The Journey to Better Mental Health is Like a Rollercoaster

For nearly my entire life, I have lived in a shadow. A consistent state of tug-of-war in my brain. It’s been tough, but I’ve pushed through. My struggles have been persistent, sometimes unbearable, but always instructive. As I close out this blog series titled Navigating the Shadows, I wanted to remind everyone who has been following along why I write this.

So why am I writing this? To share my story, and to share a truth. Improving mental health isn’t a tick-box task. It’s not something you can just complete and forget. It’s a commitment. A commitment for life. You’re in it for the long haul, with no finish line.

But, don’t get disheartened. This is not a tale of endless struggle. It’s a tale of continual growth. In sharing this, I hope to inspire you. To help you realize that your mental health journey is not a single battle. It’s an ongoing war. It’s not a single event, but a lifelong endeavor. I want you to know that it’s okay to have setbacks. It’s okay to be on this journey. It’s okay to fight, to grow, to heal. Step by step. Day by day. In our own time, and in our way.

My Personal Journey: It’s Ongoing

My battle with depression and separation anxiety is like a mystery novel with countless chapters and even more twists and turns. The cause? A traumatic event from my childhood. It left me with an intense fear of being alone. This fear grew, morphed, and became a shadow I couldn’t shake. It’s been with me ever since, my constant companion.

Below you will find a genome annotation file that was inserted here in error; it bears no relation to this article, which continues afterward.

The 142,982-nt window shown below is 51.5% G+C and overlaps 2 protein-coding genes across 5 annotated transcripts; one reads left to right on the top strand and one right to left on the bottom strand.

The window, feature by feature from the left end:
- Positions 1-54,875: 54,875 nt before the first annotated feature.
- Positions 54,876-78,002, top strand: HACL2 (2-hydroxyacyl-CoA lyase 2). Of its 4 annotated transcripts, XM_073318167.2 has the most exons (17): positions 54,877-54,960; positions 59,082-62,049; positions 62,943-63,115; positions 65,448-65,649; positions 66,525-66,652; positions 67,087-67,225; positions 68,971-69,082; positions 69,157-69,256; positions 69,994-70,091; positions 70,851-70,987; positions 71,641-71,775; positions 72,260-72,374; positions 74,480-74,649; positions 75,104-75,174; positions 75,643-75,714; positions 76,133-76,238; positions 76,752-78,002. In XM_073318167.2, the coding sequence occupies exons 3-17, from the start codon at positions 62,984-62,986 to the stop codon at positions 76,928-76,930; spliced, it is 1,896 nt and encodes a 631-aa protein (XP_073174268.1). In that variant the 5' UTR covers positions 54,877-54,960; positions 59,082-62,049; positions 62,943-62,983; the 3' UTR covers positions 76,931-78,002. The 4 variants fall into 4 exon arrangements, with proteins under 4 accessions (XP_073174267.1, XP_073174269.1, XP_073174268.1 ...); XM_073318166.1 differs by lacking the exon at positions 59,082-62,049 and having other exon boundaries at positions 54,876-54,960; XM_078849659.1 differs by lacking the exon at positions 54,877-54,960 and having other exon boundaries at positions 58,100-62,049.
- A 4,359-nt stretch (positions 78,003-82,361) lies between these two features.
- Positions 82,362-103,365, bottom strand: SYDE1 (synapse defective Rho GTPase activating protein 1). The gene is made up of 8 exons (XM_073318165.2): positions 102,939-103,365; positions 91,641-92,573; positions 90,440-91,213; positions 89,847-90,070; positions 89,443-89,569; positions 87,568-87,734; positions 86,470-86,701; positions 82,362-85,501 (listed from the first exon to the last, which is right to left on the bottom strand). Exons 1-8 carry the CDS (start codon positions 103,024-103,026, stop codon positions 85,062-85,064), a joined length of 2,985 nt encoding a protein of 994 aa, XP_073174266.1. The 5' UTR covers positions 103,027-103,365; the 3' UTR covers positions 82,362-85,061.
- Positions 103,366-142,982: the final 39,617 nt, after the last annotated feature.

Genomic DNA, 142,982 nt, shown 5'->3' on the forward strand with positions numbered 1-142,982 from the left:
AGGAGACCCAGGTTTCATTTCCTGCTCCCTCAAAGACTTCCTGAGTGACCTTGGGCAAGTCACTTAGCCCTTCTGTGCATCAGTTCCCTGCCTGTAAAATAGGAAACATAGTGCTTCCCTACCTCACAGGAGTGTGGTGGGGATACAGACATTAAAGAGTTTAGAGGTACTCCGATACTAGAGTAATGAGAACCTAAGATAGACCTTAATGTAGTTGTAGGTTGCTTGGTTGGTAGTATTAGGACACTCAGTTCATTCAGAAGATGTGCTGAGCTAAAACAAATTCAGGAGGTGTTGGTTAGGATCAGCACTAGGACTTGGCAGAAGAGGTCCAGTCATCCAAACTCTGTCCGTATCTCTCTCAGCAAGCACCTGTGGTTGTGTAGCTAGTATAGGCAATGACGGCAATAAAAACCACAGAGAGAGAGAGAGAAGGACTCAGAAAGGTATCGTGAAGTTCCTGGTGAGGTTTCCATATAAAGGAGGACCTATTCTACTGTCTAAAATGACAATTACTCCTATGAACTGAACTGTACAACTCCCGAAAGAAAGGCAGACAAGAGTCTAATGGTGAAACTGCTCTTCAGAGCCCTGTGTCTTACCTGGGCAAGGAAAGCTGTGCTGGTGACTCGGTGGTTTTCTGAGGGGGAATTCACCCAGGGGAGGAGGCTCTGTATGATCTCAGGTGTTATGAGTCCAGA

Every summer, when my wife returns to her part-time job, my anxiety flares up. I feel the old fear creeping back in. The house feels too quiet, too empty. The loneliness is suffocating. I can hear it, a whisper in my mind, “You’re alone.” These struggles have shaped me. They’ve changed my perspective on mental health. I’ve learned it’s not just about healing. It’s about managing. It’s about learning to live with your shadows. My perspective has changed. It’s not a fight to win but a journey to embark on.

The journey has setbacks. My wife’s job every summer feels like a plunge into old fears. Each time it’s hard, but each time I learn something new. I learn resilience. I learn the power of acceptance. The value of self-compassion. I learn that it’s okay not to be okay.

The Nature of the Journey

Recovery from mental health issues isn’t a straight path. I’ve learned this the hard way. It’s not like climbing a hill, reaching the top, and then it’s all downhill. No, it’s more like a roller coaster. Full of ups and downs. Twists and turns. But mostly ups and downs.